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No Coverage for a Claim of Impairment of Goodwill and Reputation Under Defamation Endorsement

Cheers, happy hour, networking

When a business gets sued it looks to its various insurance policies for coverage and a defense.  But sometimes the insurance policy purchased does not fit the coverage sought.  That was the case in the Seventh Circuit where a restaurant company sought coverage for a claim brought by a television provider for damages when the restaurant used a non-commercial subscription to show programming on screens in the restaurant.

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Advertising Injury and Offering For Sale

Whether an activity is advertising such that it comes within the advertising injury coverage grant of a commercial general liability (CGL) policy is a difficult and complicated question.  Maybe it shouldn’t be, but the coverage grant combined with exclusions to avoid coverage for intellectual property infringement claims and coverage write-backs within exclusions makes it complicated.

It certainly has vexed the courts.  In the face of this confusion, the U.S. Court of Appeals for the Second Circuit has held that an offering for sale may be advertising and that a duty to defend arises.

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Windstorm, Storm Surge, Flood Exclusion and Anti-Concurrent Causation Confusion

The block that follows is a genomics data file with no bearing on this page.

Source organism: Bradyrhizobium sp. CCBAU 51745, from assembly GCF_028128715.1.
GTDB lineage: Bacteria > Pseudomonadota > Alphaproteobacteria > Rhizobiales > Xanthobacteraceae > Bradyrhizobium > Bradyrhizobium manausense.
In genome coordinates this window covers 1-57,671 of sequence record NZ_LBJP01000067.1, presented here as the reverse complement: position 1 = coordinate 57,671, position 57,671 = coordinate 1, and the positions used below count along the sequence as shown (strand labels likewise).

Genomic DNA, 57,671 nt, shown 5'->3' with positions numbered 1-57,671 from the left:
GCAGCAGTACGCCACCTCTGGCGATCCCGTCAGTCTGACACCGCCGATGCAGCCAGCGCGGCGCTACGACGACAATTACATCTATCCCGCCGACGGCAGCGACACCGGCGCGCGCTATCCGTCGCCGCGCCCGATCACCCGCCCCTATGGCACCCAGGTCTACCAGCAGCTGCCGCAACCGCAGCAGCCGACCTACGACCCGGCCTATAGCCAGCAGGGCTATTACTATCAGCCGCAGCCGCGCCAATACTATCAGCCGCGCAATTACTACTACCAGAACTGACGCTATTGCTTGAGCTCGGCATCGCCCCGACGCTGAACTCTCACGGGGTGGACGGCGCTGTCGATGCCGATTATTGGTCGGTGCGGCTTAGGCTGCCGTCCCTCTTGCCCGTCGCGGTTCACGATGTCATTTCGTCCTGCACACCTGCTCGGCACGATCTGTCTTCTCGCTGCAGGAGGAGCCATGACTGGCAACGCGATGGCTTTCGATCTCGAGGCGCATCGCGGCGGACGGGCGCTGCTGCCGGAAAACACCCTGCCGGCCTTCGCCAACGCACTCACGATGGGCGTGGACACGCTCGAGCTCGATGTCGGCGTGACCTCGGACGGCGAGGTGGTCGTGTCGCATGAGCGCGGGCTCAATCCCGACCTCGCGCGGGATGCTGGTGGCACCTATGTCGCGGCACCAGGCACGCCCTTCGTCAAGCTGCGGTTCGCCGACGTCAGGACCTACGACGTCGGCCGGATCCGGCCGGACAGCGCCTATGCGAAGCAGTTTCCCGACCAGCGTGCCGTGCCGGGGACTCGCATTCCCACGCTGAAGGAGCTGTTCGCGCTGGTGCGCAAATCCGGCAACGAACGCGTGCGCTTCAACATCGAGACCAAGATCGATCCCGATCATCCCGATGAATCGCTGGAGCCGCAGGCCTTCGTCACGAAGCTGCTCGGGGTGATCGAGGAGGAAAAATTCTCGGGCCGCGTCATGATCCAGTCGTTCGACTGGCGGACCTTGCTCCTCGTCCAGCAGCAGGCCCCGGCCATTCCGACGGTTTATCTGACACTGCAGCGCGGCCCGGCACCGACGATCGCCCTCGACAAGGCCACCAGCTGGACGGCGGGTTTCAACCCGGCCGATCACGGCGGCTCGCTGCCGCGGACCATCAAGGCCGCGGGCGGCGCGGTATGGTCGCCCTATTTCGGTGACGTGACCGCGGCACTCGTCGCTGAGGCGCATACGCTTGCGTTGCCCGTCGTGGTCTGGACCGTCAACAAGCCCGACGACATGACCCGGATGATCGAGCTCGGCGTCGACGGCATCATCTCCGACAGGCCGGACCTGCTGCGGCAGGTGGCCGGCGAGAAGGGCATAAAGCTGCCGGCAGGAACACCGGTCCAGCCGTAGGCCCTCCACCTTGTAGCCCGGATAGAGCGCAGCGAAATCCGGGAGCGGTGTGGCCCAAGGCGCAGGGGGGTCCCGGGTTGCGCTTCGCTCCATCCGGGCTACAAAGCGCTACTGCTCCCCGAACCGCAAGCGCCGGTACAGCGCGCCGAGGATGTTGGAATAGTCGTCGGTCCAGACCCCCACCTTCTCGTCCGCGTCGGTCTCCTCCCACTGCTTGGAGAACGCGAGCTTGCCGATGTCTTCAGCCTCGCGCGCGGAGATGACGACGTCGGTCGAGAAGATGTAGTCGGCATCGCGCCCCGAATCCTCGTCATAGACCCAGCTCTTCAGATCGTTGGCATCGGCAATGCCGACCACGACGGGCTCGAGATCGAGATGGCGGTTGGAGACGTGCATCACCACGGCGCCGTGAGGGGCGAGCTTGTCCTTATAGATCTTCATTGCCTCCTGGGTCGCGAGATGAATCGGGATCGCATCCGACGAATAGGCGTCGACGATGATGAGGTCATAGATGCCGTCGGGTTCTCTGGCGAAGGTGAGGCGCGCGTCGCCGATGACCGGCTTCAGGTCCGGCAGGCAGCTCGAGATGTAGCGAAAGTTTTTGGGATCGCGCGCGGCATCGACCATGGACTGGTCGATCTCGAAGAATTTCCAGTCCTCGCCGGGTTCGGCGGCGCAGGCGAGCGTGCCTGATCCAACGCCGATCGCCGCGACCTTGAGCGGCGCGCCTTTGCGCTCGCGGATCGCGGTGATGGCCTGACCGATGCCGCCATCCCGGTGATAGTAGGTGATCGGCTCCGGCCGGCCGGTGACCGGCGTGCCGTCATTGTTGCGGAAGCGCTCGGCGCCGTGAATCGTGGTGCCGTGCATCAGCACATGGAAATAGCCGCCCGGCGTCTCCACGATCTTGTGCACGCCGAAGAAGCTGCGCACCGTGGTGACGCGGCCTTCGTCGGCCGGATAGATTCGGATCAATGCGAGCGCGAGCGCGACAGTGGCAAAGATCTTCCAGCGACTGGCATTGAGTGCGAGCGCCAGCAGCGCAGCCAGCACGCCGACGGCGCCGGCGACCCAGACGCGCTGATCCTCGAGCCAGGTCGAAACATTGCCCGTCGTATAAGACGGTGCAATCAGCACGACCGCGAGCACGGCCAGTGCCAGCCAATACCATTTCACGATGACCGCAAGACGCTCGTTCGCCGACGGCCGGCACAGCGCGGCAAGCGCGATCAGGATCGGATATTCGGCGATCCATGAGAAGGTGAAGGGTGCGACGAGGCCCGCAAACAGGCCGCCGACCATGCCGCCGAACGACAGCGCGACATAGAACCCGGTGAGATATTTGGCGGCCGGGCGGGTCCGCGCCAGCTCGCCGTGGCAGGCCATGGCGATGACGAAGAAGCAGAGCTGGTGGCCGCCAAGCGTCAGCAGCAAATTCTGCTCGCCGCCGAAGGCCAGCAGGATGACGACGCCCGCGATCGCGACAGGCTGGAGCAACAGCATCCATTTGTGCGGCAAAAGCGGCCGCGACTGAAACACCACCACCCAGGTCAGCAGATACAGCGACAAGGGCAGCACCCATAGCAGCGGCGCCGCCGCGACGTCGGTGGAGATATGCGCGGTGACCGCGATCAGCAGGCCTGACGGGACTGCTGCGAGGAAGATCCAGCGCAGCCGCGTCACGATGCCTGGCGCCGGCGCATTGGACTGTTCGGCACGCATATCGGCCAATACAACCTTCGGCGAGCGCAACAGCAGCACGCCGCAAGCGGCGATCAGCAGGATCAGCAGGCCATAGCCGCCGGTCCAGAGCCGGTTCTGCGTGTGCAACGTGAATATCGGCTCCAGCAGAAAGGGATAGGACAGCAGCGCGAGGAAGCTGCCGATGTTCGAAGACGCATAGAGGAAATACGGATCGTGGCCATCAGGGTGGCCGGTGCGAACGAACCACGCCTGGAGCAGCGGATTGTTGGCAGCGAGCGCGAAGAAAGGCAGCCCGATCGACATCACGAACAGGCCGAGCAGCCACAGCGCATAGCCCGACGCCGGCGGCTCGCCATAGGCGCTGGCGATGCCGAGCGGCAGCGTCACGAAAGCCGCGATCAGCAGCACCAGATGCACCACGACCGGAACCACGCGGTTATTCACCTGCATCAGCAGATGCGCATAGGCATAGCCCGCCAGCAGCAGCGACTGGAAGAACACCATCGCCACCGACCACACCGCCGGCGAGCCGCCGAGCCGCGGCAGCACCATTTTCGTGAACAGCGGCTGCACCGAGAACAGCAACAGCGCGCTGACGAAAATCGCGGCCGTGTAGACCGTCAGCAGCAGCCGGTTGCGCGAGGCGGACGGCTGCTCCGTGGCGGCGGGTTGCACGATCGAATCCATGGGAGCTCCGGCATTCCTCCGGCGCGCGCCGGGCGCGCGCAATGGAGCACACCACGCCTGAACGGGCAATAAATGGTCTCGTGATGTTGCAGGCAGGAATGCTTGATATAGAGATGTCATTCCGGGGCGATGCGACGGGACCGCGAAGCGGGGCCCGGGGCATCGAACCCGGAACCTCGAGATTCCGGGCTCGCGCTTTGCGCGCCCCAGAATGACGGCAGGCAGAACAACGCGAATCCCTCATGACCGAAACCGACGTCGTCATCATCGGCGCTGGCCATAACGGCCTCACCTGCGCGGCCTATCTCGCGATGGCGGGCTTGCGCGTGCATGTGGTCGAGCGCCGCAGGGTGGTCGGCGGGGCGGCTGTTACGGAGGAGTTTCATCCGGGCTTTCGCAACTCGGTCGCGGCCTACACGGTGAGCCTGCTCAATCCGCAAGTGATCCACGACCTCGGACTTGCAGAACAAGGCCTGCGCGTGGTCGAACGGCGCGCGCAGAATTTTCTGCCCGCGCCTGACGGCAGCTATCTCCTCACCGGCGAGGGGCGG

Back in October, the U.S. Court of Appeals for the Second Circuit issued a Summary Order (no precedential effect) in a Hurricane Sandy storm surge coverage dispute.  The court reversed summary judgment in favor of the insurer and remanded the case back to the district court to assess whether an endorsement’s anti-concurrent causation clause conflicts with or creates an ambiguity concerning a flood exclusion.  The struggle to articulate coverage or non-coverage for storm surge continues.

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Coverage for Government Investigations and Warranty of No Known Claims

Obtaining insurance coverage for a government investigation is often complicated by the type of investigation and the available coverage.  Most policies that cover aspects of government investigations–directors and officers liability policies or errors and omissions policies–are written on a claims-made form and exclude claims that relate back to prior or pending claims.  Very often the insurance company asks for a signed warranty that the insured and its officers are unaware of any actions that might result in a claim during the policy period.

Recently, the United States Court of Appeals for the Second Circuit issued a Summary Order (non-precedential) addressing an attempt to obtain coverage for a government investigation from a new third layer excess insurer.

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New Case on Consolidation in Reinsurance Arbitrations

It’s pretty clear in most jurisdictions that the question of whether disputes under multiple reinsurance contracts should be consolidated is a question for the arbitrators and not the court.  What’s less clear is how the parties get an arbitration panel in place to address the consolidation issue. A California federal court recently addressed this issue. Continue Reading